The big picture is the risk that growth may well have peaked in the current cycle:
And personal consumption expenditure flows (population adjusted) have arced in a worrying sign of secular decline for some time:
GDP growth less private employment growth has been negative since Q4 2010, one of the very few such periods in the post war period and the weakest to date and symptomatic of weak productivity and wage growth:
Preliminary US GDP grew by a real $22bn in the first quarter. Given that we are unlikely to see the weather related bounce back in growth that we saw last year, we are left wondering where growth is going to come from in the second and third quarters, especially if global trade fundamentals remain weak.
The growth trend is still fundamentally weak, over reliant on consumer credit and exposed to a potential inventory correction.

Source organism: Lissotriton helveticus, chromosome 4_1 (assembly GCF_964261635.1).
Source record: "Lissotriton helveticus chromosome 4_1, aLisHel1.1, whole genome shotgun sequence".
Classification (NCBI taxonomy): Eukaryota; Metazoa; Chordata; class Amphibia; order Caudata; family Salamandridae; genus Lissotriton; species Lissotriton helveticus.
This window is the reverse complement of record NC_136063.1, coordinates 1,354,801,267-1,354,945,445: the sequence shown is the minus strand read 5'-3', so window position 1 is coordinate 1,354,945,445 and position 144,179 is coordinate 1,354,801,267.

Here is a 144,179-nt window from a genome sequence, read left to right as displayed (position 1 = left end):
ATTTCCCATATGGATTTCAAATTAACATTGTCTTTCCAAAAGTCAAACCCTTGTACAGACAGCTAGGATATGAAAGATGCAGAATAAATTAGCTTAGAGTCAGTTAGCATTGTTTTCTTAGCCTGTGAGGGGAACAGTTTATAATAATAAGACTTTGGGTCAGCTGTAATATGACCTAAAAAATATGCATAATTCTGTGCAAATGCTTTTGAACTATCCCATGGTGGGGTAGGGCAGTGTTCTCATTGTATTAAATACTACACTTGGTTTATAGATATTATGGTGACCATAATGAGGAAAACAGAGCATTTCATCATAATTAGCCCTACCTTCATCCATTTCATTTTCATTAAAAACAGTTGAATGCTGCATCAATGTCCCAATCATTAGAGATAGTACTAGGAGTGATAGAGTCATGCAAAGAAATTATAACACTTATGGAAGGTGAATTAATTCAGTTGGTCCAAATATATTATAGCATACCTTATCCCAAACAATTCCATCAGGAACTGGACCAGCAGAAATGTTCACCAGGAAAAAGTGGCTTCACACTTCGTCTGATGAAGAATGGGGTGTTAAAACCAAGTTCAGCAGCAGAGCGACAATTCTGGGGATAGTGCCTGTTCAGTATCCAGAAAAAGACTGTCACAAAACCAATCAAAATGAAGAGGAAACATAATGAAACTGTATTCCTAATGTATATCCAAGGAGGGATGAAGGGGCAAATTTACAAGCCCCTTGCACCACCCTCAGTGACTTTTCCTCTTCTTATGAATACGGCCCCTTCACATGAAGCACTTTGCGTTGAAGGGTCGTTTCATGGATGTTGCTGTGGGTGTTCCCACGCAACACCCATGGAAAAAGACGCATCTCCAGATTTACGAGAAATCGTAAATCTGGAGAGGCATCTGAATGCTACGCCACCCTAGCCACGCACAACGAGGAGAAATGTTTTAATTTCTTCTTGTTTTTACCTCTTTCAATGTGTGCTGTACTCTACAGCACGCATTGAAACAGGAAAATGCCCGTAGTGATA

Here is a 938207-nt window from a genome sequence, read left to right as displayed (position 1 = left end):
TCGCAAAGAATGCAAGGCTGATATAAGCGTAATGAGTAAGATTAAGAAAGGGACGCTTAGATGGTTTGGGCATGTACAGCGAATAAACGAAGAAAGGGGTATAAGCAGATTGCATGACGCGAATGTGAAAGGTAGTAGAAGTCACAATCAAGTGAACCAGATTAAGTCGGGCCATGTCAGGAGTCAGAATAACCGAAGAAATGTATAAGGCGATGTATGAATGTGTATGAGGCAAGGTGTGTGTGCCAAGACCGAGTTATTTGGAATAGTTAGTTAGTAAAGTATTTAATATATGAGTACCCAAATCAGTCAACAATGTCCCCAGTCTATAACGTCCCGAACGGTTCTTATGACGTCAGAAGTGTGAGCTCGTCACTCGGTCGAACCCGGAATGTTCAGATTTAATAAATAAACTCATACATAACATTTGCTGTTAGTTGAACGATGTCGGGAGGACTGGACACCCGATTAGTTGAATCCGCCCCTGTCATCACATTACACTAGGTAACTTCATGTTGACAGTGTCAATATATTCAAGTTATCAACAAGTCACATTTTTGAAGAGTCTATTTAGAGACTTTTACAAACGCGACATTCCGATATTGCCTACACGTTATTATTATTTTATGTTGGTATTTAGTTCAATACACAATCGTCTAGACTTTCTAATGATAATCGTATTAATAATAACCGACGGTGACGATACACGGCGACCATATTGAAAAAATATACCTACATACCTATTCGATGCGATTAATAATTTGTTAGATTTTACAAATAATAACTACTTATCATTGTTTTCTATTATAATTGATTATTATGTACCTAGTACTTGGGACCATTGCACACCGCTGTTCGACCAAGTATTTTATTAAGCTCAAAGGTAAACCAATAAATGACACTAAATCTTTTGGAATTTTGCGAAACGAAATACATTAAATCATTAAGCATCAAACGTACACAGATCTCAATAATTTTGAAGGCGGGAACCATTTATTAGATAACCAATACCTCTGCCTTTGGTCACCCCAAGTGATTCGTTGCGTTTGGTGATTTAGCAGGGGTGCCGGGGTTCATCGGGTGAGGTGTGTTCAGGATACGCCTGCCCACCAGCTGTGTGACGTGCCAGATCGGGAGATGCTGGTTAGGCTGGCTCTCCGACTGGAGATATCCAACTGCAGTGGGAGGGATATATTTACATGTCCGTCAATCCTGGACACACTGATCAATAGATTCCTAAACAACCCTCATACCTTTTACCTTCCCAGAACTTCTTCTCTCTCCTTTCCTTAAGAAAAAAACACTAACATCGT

Post the debt fuelled 90s and 00s, growth has tailed off as shown by the annualised real growth rate over rolling 5 year time periods. As noted in prior posts, growth between the 90s and onset of the “crisis” was very likely overly leveraged:
Growth is still historically weak and if we take away increases in consumer credit and adjust for inventories, the trend remains so:
There are some interesting patterns and trends in US data: so I do ask myself, are we at the peak of the current cycle, are we as far as debt and low interest rates can take us?
US income growth has long been acknowledged to have weakened considerably yet recent data shows that the trend has indeed been weaker than first thought. Note the following chart showing pre and post revisions to chained per capita personal disposable income:
Increases in private payroll employment are weak in historical terms. But if only that were the only issue: weak population growth, falling participation rates, elevated part time employment and continued weakness in self employed categories raise serious concerns for growth dynamics.